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Jane Blunsden born England died England ~1834
sheryl dot buncic at gmail dot com 18 June 2012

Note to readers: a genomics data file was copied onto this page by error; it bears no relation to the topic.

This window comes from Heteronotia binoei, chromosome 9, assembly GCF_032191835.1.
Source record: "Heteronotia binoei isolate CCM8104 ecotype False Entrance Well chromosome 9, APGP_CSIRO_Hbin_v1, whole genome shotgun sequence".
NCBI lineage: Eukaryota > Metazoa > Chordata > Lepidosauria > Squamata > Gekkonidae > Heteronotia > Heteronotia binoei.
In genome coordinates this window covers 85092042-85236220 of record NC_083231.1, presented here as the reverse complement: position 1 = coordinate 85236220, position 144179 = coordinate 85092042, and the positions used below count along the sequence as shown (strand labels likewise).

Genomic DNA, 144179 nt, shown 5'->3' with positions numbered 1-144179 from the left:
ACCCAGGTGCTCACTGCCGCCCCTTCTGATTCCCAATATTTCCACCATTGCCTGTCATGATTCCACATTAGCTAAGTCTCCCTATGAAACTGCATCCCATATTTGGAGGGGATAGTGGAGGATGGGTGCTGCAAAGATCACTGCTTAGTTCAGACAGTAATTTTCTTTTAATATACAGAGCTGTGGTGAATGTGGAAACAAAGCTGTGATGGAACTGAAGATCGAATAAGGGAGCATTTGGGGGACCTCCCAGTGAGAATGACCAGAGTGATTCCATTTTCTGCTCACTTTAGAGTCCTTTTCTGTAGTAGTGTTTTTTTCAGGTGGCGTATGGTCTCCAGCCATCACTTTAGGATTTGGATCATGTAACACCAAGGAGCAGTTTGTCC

Robert Avery’s birthplace is not yet known, nor is there any information about his parents. According to his burial record, he was born in 1768-69. Jane Blunsden’s predecessors are unclear due to both the real and potential variations in the spelling of her surname. The names Blunsden, Brunson, Branson, Bransom and much later, Brunsden are all in use, and of course, other variants could exist. For now, there are two possible sets of parents for Jane. Firstly, and perhaps more likely because of the names given to her children (in spite of the surname variation), is Jane Brunson, baptised in St. Leonards Upton, Gloucestershire 17 January 1773 to parents William and Jane Brunson. These potential parents of our Jane Blunsden, William Brunson and Jane Pinnal, had been married in St. Leonards Upton, Gloucestershire on 18 November 1767. A second option is Jane Blunsden, baptised in Down Ampney, Gloucestershire 18 September 1757 to parents Richard and Sarah Blunsden. There is no proof that either of these women are our Jane Blunsden. Robert Avery married Jane Blunsden on 10 November 1796 in St. Swithin’s Anglican Parish Church, Quenington, Gloucestershire1. Robert seems to have worked as a miller at Quenington Mill, Quenington, Gloucestershire, England most of his working life, at least between 1789 and his death in 1843. Because of this, it seems likely all his children were born in Quenington. Robert Avery of Quenington is mentioned in a deed made in 17892, the co-signatory of which is probably William Fifield of Coln St. Aldwyns [this deed has yet to be viewed, but perhaps relates to Robert taking over the mill]. Coln St. Aldwyns is a neighbouring village to Quenington; both villages are on the River Coln. In 1850, Quenington Mill was valued and passed into the hands of Robert and Mary Millin, and at this time, some property of Mr Avery’s left in the mill was also valued3 [this has not yet been viewed, but Gloucestershire Archives are asking for permission from the owners for this record to be copied]. Robert and Jane Avery had the following children baptised in St. Swithin’s Church [note the different surname spellings transcribed in baptismal records on-line], and since it seems clear that Robert lived and worked at Quenington Mill, the children were born here too: 1. John Brunson Avery (bapt. Quenington 27 September 1798; m. Hannah/Anna Hewer; d. Hobart, Van Diemen’s Land 11 August 1843 [or 11 July 1843]). John and Hannah Avery had three children who survived to adulthood. 2. Mary Avory (bapt. Quenington 1801; Mary died as a baby, since the next child is also Mary) 3. Mary Avory (bapt. Quenington 5 June 1803; m. Richard King on 1 December 1825 in Quenington) 4. William Avory (bapt. Quenington 11 August 1805; probably m1. Martha Buckingham 25 April 1822; m2. Rachel Stephens regd. Newent March 1841 Vol. 11, p. 335). If William married Martha there is no record of children. William and Rachel Avery had ten children. 5. Jane Margaret Avory (bapt. Quenington 13 September 1809; m1. Henry Allsop on 20 March 1834 in Quenington; m2. Charles Priddey regd. September 1855 in Birmingham Vol. 6d, p. 76). Henry’s surname is transcribed as Allsep in the on-line marriage record. No surviving children. 6. Sarah Avery (bapt. Coln St. Aldwyns 9 February 1812; d. young?) For now, there is no further information about Sarah, but from her brother John’s prison record, it seems possible she had died by 1838. Robert Avery, miller of Quenington is listed in Pigot’s Directory of 1830 4, and according to Viner, is also listed in Pigot’s 1842 Directory5. On 3 May 1839, Robert Avery and his son William Avery, together with Samuel Ivin, were witnesses to the will of Joseph Bayliss, labourer of Quenington 6. This is interesting, since a Samuel and Mary Brunson had three daughters in Quenington (Mary bapt. 1 October 1781; Elizabeth bapt. 19 February 1783; Martha bapt. 3 October 1785), and Martha Brunson later married Solomon Ivin on 14 November 1807.